All posts filed under: garden

Want some kale? Our 2015 veg harvest and lessons learned!

Our garden has produced plenty of fruits and vegetables this year! I planned on putting together a quick blogpost with a collection of harvest photos that I have posted on Instagram the last couple of months. When looking up the photos of vegetables and fruits, it turns out I posted quite a few pics from our 2015 harvest! It’s quite the collection. And I don’t even take a pic of every harvest from the garden 😉 This is the evolution of the cabbages, from seeding – seedlings – to harvest! An overview of the fruits: And other things grown in our garden: Lessons learned: most pumpkins DO need a couple of square meters. so do not squeeze another plant in there, they will be too close together! 3 courgette plants (zucchinis) produces way more zucchinis than the two of us can handle 😀 cauliflower and romanescu are the more difficult cabbages. Brussels sprouts, red and savoy cabbage are relatively easy, kale is very easy to grow. thin the carrots in time, when they are still very small, or even, don’t seed them …

This is monoculture …

This is monoculture. Rows and rows recently planted potatoes. No grass, no flowers, no trees. And no birds, hares, pheasants, nor frogs. Beware the ‘vermin’ that dares to settle! Spraying will start soon. No life. Our garden is a green oasis, amidst a potato and corn desert … Previously published on my Dutch blog here.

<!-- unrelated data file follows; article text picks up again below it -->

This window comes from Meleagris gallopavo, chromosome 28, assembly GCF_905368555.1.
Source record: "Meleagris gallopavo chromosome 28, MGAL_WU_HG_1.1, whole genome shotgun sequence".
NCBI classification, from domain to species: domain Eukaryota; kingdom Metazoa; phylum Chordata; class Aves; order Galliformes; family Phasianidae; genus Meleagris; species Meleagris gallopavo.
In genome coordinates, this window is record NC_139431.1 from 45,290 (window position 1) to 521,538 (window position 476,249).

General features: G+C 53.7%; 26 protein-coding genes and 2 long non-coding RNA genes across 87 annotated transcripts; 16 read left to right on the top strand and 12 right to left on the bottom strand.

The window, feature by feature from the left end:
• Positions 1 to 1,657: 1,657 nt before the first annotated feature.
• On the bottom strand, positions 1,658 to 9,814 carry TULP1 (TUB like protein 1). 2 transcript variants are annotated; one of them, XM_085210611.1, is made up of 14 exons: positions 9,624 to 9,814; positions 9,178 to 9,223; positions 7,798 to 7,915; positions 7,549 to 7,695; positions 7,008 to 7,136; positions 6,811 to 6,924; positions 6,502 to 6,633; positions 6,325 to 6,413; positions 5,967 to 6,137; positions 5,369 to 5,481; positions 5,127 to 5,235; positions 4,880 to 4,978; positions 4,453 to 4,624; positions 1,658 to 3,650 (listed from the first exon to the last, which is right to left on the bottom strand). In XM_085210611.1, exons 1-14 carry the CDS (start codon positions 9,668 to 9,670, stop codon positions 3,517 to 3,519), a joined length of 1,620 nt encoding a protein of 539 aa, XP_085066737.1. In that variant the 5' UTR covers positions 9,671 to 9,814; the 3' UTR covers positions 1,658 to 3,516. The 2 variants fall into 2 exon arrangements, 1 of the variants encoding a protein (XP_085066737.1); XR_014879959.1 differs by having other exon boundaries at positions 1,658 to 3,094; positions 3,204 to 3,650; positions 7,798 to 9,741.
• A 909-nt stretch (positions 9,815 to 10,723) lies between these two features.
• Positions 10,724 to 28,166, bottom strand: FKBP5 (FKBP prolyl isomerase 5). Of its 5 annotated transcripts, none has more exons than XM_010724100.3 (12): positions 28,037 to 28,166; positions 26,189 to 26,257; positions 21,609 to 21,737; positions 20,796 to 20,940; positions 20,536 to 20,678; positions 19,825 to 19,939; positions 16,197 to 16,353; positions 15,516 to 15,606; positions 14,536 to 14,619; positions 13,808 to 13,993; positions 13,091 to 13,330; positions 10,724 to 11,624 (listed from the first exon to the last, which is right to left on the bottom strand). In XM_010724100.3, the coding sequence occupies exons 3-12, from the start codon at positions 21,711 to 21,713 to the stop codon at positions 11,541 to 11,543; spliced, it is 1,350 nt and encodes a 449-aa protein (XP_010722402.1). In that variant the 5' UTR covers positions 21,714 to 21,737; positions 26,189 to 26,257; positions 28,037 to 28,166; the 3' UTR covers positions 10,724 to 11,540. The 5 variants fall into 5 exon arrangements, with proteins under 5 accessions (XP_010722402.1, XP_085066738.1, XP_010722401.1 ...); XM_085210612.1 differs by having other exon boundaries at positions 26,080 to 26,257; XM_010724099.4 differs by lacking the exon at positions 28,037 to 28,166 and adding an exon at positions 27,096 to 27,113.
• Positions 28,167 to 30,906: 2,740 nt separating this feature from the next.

Tofu croquettes with pearl couscous, beans and kuri pumpkin

These tofu croquettes are from Abinda, a company making organic vegetarian products, located no so far from Bruges in Oostkamp. I visited their factory in 2011, you can see a review from that visit on my Dutch blog here. Many of Abinda’s products are vegan. Their products are commonly sold in organic shops across Belgium. You can see the ingredients of the tofu croquettes here. Preparation of the tofucroquetes is very easy, just fry them for a couple of minutes and they are ready. These tofu croquettes are nice and crunchy, but I would like them to be a bit more creamy on the inside to make them even better. This time I served them with pearl couscous, azuki beans and uchiki kuri pumpkin from my garden topped with Mediterranean spices! Abinda tofu croquettes, 1 pack with 9 croquettes (=225g), fridge bought at Biovita Bruges, March 2015 5,54€

Walnuts from our tree in the garden

Each year, we have plenty of walnuts from the walnut tree in our garden. Although it is still a rather young tree (about 25 to 30 years old), it produces buckets and buckets full of walnuts. We don’t know what variety of walnut it is, as the tree was already in the garden when we moved here. Upon collecting the walnuts from the garden in the Fall (end of September and October), I usually place the nuts inside (heated room) for a week or two, so they can dry properly and turn them every day. Afterwards, I move them to the cellar, where it’s cool and dry. Every once in a while, I shell some walnuts and store the shelled nuts in a jar, ready for use in baking or other recipes. They need to be properly dried to store them like this, you can’t do this when you’ve freshly harvested them from the outside. I like to have some walnuts shelled and readily available, so I can just eat a handfull of them whenever I feel like it! See recipes with walnuts …